/w/-/hw/ again

Dennis Preston preston at MSU.EDU
Sat Dec 29 00:00:56 UTC 2007

Actually my casual speech pronunciation of this is just /amoh~/
(where /oh/ equals open-o and ~ indicates nasalization of the
preceding vowel). That's all there is to my (and many others like me)
"I'm going to." The "initial  /m/" is from the prediuctable
syllabification of the string. The /g/ in Wilson's representation
does not come from 'I'm going to' but from the subsequent 'git.' If
it was, for example, "I'm going to see" (not git), there would be no

In my even faster speech representation, the nasalization disappears
altogether and gives something that sounds like the name "Ima."


PS: Please don't write relating this to Ima Hogg and her putative
sister Ura. No connection.

>---------------------- Information from the mail header
>Sender:       American Dialect Society <ADS-L at LISTSERV.UGA.EDU>
>Poster:       Mark Mandel <thnidu at GMAIL.COM>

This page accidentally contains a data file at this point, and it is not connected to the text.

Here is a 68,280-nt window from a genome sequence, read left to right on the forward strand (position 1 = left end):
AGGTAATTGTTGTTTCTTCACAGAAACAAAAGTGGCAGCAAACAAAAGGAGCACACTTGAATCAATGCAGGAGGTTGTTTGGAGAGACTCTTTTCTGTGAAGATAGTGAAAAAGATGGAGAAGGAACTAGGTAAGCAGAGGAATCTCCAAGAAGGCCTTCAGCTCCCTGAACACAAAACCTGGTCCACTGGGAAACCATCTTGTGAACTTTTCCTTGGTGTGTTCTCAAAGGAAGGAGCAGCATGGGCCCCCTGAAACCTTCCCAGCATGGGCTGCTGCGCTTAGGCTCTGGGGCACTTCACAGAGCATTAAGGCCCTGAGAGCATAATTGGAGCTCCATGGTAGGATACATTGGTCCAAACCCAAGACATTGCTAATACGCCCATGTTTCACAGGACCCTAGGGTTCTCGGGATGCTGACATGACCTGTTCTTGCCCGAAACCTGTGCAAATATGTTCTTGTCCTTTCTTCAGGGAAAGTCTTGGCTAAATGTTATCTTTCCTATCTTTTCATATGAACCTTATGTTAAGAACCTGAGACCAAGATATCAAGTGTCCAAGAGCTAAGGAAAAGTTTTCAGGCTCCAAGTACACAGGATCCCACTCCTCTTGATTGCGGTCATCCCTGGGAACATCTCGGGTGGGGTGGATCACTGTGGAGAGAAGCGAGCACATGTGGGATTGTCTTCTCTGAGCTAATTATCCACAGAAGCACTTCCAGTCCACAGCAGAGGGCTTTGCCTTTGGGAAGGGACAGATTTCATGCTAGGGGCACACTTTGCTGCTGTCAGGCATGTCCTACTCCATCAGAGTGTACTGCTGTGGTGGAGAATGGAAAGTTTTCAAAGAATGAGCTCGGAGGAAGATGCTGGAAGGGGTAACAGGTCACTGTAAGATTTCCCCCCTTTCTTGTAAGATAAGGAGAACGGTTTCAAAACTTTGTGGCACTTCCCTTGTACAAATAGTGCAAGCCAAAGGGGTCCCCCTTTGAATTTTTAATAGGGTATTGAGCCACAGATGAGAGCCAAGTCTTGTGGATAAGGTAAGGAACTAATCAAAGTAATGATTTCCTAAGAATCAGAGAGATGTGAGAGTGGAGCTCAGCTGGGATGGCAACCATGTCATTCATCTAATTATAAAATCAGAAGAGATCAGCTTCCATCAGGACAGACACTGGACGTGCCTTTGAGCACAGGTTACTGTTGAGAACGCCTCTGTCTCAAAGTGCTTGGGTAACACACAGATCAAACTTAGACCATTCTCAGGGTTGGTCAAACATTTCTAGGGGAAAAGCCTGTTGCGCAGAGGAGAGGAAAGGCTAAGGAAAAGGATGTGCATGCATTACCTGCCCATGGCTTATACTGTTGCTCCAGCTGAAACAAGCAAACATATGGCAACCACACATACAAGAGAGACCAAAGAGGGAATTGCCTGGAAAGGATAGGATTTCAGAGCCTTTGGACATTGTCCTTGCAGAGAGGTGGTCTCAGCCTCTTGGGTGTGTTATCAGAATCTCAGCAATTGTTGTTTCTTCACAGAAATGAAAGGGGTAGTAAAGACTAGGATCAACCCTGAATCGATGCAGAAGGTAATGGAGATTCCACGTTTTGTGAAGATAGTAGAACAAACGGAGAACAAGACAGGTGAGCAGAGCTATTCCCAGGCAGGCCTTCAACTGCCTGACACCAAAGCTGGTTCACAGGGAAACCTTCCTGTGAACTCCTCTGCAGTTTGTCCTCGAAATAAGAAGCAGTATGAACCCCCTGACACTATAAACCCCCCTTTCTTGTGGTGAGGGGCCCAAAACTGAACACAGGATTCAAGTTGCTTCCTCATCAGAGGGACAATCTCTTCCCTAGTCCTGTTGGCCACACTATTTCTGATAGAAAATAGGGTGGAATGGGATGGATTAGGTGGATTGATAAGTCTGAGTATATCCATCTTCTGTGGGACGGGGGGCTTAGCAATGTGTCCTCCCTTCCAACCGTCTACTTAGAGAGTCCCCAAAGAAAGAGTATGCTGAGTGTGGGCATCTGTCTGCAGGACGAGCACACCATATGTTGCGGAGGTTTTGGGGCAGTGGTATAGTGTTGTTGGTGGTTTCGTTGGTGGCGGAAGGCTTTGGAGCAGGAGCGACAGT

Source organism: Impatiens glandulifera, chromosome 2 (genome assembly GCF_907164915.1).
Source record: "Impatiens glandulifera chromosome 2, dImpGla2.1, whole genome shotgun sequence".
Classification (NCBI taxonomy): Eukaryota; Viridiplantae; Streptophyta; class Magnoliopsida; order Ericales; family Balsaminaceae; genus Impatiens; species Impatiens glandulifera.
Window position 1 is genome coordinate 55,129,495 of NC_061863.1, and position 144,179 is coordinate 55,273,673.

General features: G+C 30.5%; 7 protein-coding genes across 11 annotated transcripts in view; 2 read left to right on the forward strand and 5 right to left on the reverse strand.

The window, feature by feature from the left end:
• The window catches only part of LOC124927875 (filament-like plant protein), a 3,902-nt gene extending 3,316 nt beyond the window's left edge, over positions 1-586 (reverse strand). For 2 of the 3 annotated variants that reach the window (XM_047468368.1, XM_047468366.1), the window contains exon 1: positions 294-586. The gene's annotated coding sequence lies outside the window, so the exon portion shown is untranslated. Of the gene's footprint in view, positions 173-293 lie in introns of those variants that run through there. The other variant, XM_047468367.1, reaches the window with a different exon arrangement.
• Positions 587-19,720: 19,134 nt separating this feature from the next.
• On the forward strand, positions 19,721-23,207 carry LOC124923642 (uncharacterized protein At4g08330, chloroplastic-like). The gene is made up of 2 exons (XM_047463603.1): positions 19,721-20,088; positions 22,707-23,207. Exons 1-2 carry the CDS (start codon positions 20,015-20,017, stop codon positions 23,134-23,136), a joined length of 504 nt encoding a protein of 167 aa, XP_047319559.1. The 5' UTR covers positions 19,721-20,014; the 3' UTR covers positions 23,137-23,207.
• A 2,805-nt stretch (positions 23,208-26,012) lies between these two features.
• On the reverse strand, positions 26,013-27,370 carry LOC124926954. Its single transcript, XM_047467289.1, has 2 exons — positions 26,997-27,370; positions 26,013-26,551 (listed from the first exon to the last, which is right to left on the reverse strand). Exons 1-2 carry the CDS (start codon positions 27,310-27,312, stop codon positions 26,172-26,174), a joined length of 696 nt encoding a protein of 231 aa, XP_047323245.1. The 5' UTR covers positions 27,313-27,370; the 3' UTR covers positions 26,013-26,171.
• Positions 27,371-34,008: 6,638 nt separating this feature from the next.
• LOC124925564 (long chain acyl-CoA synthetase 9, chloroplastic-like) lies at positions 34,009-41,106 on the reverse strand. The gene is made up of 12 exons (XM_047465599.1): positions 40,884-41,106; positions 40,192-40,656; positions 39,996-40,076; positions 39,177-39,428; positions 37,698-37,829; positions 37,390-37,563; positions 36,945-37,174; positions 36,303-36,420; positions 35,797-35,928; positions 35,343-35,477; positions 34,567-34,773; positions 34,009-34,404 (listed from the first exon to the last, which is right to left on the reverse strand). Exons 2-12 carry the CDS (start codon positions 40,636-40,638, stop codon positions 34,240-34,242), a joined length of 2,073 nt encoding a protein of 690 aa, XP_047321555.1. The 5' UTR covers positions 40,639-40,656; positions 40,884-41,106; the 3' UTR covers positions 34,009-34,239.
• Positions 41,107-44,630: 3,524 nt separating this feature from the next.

>Subject:      Re: /w/-/hw/ again
>"I moang..." got my attention. I hear it in my mind as matching a usage I
>think I hear very often, which I always have equated to "I'm going to" --
>here, with the nasal maybe assimilating in place to the /g/ of "git". Am I
>understanding it right? Whence the initial /m/?   From  "I'm (a-)going
>m a m
>On Dec 28, 2007 5:09 PM, Wilson Gray <hwgray at gmail.com> wrote:
>>  A blues verse:
>>  I moang git me a blade
>>  One thet I kin affode
>>  Too lawng t' be ey knife
>>  Too shawt t' be ey swode
>The American Dialect Society - http://www.americandialect.org

Dennis R. Preston
University Distinguished Professor
Department of English
Morrill Hall 15-C
Michigan State University
East Lansing, MI 48864 USA

The American Dialect Society - http://www.americandialect.org

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